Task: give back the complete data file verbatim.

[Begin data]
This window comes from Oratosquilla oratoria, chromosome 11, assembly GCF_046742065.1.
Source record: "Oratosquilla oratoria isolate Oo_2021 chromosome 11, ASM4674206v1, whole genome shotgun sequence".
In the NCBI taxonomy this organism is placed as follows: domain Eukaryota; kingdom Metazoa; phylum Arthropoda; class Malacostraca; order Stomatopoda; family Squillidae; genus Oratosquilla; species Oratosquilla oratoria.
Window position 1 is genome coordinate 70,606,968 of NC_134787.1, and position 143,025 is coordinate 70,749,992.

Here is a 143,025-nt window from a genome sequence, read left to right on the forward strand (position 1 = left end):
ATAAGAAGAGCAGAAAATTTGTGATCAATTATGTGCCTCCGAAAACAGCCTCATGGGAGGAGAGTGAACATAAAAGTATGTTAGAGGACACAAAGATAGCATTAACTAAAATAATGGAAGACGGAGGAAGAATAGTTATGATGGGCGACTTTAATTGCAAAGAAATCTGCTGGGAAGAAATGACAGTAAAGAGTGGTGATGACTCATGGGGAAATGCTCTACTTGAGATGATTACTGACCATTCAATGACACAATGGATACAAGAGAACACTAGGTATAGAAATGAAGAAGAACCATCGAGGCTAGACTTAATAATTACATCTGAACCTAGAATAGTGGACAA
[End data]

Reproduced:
This window comes from Oratosquilla oratoria, chromosome 11, assembly GCF_046742065.1.
Source record: "Oratosquilla oratoria isolate Oo_2021 chromosome 11, ASM4674206v1, whole genome shotgun sequence".
In the NCBI taxonomy this organism is placed as follows: domain Eukaryota; kingdom Metazoa; phylum Arthropoda; class Malacostraca; order Stomatopoda; family Squillidae; genus Oratosquilla; species Oratosquilla oratoria.
Window position 1 is genome coordinate 70,606,968 of NC_134787.1, and position 143,025 is coordinate 70,749,992.

Here is a 143,025-nt window from a genome sequence, read left to right on the forward strand (position 1 = left end):
ATAAGAAGAGCAGAAAATTTGTGATCAATTATGTGCCTCCGAAAACAGCCTCATGGGAGGAGAGTGAACATAAAAGTATGTTAGAGGACACAAAGATAGCATTAACTAAAATAATGGAAGACGGAGGAAGAATAGTTATGATGGGCGACTTTAATTGCAAAGAAATCTGCTGGGAAGAAATGACAGTAAAGAGTGGTGATGACTCATGGGGAAATGCTCTACTTGAGATGATTACTGACCATTCAATGACACAATGGATACAAGAGAACACTAGGTATAGAAATGAAGAAGAACCATCGAGGCTAGACTTAATAATTACATCTGAACCTAGAATAGTGGACAA